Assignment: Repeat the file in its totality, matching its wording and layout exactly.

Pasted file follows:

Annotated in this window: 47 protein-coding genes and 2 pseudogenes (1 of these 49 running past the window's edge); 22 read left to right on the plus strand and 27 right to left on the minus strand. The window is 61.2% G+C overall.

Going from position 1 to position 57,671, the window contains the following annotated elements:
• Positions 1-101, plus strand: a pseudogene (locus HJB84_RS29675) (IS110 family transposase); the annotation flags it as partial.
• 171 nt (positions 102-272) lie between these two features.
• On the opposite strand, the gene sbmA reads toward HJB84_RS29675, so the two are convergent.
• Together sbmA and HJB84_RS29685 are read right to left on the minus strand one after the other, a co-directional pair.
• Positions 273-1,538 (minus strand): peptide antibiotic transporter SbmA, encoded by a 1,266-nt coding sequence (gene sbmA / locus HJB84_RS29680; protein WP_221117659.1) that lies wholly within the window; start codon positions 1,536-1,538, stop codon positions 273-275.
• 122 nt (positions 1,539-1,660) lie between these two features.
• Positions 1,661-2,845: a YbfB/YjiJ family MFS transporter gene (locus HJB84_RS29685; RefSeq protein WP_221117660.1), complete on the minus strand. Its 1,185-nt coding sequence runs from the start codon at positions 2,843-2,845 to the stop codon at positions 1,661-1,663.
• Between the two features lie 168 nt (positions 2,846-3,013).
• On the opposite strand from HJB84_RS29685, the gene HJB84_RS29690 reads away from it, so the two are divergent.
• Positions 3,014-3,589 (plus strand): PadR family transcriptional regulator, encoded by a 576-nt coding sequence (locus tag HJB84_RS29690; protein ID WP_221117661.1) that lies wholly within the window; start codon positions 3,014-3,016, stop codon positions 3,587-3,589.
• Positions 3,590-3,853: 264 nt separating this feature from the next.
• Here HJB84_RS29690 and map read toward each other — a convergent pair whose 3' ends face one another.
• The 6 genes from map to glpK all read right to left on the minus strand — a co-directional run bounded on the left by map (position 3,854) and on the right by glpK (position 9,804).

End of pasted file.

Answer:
Annotated in this window: 47 protein-coding genes and 2 pseudogenes (1 of these 49 running past the window's edge); 22 read left to right on the plus strand and 27 right to left on the minus strand. The window is 61.2% G+C overall.

Going from position 1 to position 57,671, the window contains the following annotated elements:
• Positions 1-101, plus strand: a pseudogene (locus HJB84_RS29675) (IS110 family transposase); the annotation flags it as partial.
• 171 nt (positions 102-272) lie between these two features.
• On the opposite strand, the gene sbmA reads toward HJB84_RS29675, so the two are convergent.
• Together sbmA and HJB84_RS29685 are read right to left on the minus strand one after the other, a co-directional pair.
• Positions 273-1,538 (minus strand): peptide antibiotic transporter SbmA, encoded by a 1,266-nt coding sequence (gene sbmA / locus HJB84_RS29680; protein WP_221117659.1) that lies wholly within the window; start codon positions 1,536-1,538, stop codon positions 273-275.
• 122 nt (positions 1,539-1,660) lie between these two features.
• Positions 1,661-2,845: a YbfB/YjiJ family MFS transporter gene (locus HJB84_RS29685; RefSeq protein WP_221117660.1), complete on the minus strand. Its 1,185-nt coding sequence runs from the start codon at positions 2,843-2,845 to the stop codon at positions 1,661-1,663.
• Between the two features lie 168 nt (positions 2,846-3,013).
• On the opposite strand from HJB84_RS29685, the gene HJB84_RS29690 reads away from it, so the two are divergent.
• Positions 3,014-3,589 (plus strand): PadR family transcriptional regulator, encoded by a 576-nt coding sequence (locus tag HJB84_RS29690; protein ID WP_221117661.1) that lies wholly within the window; start codon positions 3,014-3,016, stop codon positions 3,587-3,589.
• Positions 3,590-3,853: 264 nt separating this feature from the next.
• Here HJB84_RS29690 and map read toward each other — a convergent pair whose 3' ends face one another.
• The 6 genes from map to glpK all read right to left on the minus strand — a co-directional run bounded on the left by map (position 3,854) and on the right by glpK (position 9,804).